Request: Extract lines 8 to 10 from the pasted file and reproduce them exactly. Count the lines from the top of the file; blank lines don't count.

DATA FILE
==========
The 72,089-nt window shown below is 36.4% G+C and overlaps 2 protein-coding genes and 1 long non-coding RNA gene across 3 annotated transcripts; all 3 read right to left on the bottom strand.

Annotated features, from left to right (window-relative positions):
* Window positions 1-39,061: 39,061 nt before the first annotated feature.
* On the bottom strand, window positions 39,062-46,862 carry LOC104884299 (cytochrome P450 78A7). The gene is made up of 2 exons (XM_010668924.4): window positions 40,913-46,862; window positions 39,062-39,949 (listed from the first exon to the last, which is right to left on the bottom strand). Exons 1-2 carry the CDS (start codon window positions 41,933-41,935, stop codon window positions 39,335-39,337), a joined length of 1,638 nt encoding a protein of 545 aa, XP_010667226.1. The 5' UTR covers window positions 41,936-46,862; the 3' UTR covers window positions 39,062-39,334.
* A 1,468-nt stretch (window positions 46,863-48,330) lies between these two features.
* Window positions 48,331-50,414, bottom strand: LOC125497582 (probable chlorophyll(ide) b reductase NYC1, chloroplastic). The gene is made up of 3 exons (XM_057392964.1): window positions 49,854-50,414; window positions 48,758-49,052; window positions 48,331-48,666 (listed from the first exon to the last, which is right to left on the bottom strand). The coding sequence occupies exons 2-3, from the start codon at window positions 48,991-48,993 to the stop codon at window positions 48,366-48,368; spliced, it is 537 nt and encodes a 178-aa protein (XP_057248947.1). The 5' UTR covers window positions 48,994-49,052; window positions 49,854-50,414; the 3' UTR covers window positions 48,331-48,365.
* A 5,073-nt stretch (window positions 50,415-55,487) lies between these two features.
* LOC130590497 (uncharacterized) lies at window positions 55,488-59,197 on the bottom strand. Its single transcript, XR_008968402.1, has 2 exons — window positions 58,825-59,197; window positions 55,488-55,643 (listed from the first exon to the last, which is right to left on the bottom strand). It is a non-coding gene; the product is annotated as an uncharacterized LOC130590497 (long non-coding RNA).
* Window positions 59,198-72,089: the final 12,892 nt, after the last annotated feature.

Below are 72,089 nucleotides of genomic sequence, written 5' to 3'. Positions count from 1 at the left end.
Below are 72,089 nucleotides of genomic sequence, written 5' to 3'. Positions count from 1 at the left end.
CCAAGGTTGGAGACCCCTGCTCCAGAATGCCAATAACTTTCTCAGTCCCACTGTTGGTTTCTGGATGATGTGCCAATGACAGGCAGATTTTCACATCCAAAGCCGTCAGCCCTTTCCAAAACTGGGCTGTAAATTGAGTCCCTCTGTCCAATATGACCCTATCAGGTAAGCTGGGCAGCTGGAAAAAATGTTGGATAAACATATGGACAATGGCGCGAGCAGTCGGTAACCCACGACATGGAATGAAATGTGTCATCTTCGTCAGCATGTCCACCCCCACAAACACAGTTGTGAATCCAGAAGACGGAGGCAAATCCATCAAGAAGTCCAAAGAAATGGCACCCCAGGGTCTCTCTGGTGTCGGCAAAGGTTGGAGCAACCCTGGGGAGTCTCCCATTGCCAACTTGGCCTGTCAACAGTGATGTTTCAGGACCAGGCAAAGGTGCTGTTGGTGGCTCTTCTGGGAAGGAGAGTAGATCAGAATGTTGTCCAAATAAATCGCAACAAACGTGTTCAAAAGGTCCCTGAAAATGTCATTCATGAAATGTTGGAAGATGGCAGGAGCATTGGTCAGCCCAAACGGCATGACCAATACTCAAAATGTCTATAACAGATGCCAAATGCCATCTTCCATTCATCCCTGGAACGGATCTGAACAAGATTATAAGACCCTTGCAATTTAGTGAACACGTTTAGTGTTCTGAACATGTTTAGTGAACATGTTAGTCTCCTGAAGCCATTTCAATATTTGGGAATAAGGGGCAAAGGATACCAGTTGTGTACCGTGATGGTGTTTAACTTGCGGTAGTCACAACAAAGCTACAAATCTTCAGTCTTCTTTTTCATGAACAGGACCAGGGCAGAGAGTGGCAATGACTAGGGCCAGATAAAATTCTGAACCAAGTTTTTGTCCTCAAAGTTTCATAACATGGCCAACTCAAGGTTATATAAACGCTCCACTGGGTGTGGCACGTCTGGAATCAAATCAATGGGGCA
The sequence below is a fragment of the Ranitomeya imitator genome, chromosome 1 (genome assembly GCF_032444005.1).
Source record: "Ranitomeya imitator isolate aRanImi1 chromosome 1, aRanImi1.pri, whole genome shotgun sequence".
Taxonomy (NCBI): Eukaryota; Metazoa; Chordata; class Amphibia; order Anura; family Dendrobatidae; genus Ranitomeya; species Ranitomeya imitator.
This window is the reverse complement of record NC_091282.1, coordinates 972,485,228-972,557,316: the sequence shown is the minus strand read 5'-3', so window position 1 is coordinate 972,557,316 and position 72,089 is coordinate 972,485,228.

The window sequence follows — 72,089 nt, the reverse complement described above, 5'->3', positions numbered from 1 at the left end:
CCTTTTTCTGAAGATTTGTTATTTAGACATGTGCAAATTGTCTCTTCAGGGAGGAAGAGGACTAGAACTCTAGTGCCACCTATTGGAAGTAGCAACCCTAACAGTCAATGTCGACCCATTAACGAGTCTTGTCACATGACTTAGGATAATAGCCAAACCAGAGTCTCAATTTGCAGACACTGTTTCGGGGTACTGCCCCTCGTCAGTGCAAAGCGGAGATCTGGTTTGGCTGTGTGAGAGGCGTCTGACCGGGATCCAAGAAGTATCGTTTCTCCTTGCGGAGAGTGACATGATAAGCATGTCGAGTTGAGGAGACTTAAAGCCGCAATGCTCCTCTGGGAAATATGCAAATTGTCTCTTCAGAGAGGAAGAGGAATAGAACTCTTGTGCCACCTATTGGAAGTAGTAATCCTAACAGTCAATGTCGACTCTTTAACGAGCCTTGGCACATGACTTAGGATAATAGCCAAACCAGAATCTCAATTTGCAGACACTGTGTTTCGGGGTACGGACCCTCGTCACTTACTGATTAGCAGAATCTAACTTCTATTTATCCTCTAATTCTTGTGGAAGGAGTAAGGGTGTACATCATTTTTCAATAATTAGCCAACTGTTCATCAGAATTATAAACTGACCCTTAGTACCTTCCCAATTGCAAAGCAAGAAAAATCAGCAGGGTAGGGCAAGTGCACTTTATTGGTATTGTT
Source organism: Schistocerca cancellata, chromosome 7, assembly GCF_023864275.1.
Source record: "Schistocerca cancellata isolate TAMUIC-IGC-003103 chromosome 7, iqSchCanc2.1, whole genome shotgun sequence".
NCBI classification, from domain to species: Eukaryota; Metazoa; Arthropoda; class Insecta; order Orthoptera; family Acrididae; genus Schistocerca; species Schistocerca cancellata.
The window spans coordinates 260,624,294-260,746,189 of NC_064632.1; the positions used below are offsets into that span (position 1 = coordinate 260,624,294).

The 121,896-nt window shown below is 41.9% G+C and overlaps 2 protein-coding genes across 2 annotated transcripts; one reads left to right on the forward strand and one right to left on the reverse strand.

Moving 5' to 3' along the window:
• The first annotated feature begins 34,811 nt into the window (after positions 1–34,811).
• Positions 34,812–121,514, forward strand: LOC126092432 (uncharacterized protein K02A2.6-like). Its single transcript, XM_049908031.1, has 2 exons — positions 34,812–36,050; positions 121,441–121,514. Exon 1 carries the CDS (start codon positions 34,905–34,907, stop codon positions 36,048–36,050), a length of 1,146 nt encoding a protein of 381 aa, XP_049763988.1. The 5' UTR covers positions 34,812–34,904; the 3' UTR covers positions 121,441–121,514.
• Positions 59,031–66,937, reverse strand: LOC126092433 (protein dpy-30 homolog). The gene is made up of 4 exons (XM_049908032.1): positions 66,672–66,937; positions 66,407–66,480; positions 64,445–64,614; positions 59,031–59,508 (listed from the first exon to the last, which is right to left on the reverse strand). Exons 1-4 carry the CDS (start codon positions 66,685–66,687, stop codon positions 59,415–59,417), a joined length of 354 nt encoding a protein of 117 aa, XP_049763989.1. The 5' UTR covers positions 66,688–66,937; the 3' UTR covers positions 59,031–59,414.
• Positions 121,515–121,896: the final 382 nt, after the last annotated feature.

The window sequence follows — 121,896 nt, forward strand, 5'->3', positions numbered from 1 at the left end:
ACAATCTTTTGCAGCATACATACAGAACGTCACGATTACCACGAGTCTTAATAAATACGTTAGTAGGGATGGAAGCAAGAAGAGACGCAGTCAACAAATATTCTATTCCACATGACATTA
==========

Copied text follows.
* LOC130590497 (uncharacterized) lies at window positions 55,488-59,197 on the bottom strand. Its single transcript, XR_008968402.1, has 2 exons — window positions 58,825-59,197; window positions 55,488-55,643 (listed from the first exon to the last, which is right to left on the bottom strand). It is a non-coding gene; the product is annotated as an uncharacterized LOC130590497 (long non-coding RNA).
* Window positions 59,198-72,089: the final 12,892 nt, after the last annotated feature.

Below are 72,089 nucleotides of genomic sequence, written 5' to 3'. Positions count from 1 at the left end.